Resistant varieties, beneficial predators can help producers win sugarcane aphid battle

by Kay Ledbetter, Texas A&M AgriLife

While sugarcane aphids have been difficult to suppress in past years due to their natural traits and limited insecticide options, a Texas A&M AgriLife Research study shows resistant sorghum varieties and beneficial predators could provide a solution.

Dr. Ada Szczepaniec, AgriLife Research entomologist at Amarillo, recently authored  “Interactive effects of crop variety, insecticide seed treatment, and planting date on population dynamics of sugarcane aphid and their predators in late-colonized sorghum” in the Crop Protection journal. The full article can be found at https://bit.ly/2IknvD4. Continue reading

Fungi may help control sugarcane aphids

In Southwest Farm Press

Over the last several years entomologists in Texas and across other southern states have been fighting a war against the sugarcane aphid, a menacing and persistent pest that threatens grain sorghum production. Though some success has been reported from development of specific types of pesticides, entomologists and integrated pest management specialists have been searching for more cost effective methods of control.

Thanks to a visiting Master’s student from Mexico, researchers in south Texas are now focusing on a new control method that may prove the most beneficial in the on-going war against the aphids. Continue reading

Invasive sugarcane aphid found in Georgia

In Southeast Farm Press

by Andrew Sawyer, University of Georgia Extension

In summer 2014, this new invasive pest of grain sorghum appeared in Georgia. We knew the sugarcane aphid would be back this season, probably earlier, and it has. The first documented 2015 appearance of sugarcane aphid on sorghum was identified this past week in Brooks County and now Thomas County.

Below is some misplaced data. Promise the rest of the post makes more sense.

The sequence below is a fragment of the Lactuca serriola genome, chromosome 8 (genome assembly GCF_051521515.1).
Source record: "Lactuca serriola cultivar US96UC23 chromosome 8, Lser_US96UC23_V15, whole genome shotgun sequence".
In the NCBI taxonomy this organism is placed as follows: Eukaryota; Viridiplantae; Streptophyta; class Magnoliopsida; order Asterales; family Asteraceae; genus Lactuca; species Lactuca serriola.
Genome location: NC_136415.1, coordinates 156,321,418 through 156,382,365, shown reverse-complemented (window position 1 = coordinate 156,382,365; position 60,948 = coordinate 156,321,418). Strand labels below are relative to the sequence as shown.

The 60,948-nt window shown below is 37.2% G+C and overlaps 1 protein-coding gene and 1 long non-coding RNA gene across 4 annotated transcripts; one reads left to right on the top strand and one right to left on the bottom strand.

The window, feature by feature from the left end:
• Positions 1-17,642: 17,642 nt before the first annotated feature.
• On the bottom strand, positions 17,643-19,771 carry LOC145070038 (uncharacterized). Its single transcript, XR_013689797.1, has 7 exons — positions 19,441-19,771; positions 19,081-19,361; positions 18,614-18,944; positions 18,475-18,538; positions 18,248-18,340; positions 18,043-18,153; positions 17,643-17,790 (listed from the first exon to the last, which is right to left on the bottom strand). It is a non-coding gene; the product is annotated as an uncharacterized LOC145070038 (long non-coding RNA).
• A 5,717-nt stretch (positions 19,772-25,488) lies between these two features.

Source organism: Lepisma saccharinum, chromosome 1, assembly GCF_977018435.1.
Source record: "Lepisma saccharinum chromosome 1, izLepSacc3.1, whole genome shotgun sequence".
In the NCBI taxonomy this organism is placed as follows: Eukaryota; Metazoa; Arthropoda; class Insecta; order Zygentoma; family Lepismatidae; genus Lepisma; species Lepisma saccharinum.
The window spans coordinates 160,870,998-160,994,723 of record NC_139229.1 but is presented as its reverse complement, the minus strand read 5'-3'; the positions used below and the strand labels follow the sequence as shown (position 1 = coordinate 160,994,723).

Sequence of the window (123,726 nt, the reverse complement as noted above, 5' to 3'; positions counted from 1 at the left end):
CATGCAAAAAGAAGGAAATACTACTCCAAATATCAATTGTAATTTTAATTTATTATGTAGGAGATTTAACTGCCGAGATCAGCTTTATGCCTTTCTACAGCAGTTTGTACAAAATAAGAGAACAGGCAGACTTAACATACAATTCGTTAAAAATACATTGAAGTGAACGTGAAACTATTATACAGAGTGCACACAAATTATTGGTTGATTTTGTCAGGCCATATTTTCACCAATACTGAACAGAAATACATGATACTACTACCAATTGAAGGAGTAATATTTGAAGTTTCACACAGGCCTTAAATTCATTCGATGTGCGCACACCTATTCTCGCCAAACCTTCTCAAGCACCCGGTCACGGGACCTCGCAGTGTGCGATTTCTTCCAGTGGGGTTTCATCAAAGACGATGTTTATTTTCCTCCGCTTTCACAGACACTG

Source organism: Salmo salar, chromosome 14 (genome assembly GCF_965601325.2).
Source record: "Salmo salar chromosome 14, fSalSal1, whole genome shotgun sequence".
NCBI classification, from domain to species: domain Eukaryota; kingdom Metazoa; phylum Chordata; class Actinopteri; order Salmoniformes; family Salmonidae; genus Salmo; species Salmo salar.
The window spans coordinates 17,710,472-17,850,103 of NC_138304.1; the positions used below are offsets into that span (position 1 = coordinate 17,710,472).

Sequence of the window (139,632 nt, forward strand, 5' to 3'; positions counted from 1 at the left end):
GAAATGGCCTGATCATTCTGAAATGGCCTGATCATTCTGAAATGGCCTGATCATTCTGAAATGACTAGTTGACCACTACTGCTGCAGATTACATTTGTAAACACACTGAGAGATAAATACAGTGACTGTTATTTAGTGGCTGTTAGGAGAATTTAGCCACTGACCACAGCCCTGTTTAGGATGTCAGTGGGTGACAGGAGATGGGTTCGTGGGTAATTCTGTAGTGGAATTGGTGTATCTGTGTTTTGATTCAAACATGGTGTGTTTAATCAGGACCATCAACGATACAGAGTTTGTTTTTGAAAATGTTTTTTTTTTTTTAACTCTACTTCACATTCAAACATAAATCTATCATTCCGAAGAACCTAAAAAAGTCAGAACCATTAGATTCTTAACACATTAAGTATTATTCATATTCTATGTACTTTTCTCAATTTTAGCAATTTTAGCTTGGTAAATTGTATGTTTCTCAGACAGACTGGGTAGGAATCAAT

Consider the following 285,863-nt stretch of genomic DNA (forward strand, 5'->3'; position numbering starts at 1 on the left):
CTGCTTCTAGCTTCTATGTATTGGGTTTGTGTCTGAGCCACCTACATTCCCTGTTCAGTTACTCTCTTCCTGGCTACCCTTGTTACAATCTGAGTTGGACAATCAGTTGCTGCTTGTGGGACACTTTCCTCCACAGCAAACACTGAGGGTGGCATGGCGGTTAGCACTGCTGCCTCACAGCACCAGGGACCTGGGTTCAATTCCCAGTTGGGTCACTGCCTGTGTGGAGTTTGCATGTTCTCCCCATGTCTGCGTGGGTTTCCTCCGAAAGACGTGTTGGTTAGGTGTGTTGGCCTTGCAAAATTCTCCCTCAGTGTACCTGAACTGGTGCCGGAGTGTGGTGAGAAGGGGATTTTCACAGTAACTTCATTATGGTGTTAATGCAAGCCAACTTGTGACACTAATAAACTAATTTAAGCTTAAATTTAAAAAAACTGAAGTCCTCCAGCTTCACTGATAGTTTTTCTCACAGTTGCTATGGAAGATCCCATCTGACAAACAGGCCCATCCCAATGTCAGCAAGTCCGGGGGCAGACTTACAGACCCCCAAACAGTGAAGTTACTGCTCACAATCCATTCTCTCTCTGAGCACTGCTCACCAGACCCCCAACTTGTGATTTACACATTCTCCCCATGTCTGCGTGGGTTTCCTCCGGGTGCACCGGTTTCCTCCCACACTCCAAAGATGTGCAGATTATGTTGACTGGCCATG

Yesterday, I checked waist-high sorghum and found aphids and cast skins on a few plants. You can see the white cast skins on the leaf. The aphids are black, which is likely from a parasitic wasp. UGA Extension Entomologist Dr. David Buntin says Aphelinus sp. wasp is reported in the Delta and Texas region but was not seen here last year. We mailed the leaves to him to observe for this wasp. Wasps have hatched from some aphids that appear more brown. You can also see an exit hole.

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Texas Extension efforts pay off against sugarcane aphid

Texas sorghum growers avoided an estimated $160 million in losses from the sugarcane aphid this year, thanks to the education and outreach efforts of a team of specialists from Texas A&M, LSU Ag Center and Oklahoma State University.

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Sugarcane Aphids Invade Arkansas Sorghum; Treatment Options Limited

Source: University of Arkansas Press Release. www.uaex.edu and Plant Management Network

 Grain sorghum growers in east Arkansas are discovering a new visitor: the sugarcane aphid has been showing up since June on the plant’s leaves in Ashley, Chicot, Desha and Phillips counties and it’s considered likely to spread to nearby areas. Its damage symptoms include sticky honeydew and yellow to reddish brown leaf discoloration.

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Mid-South grain sorghum faces messy new pest

From Delta Farm Press

White sugarcane aphids are on the move in Mid-South grain sorghum and are making a sticky mess in some fields, according to Extension entomologists.

The aphid (Melanaphis sacchari) has been found this season in Louisiana, Texas, Oklahoma, Mississippi and Arkansas.

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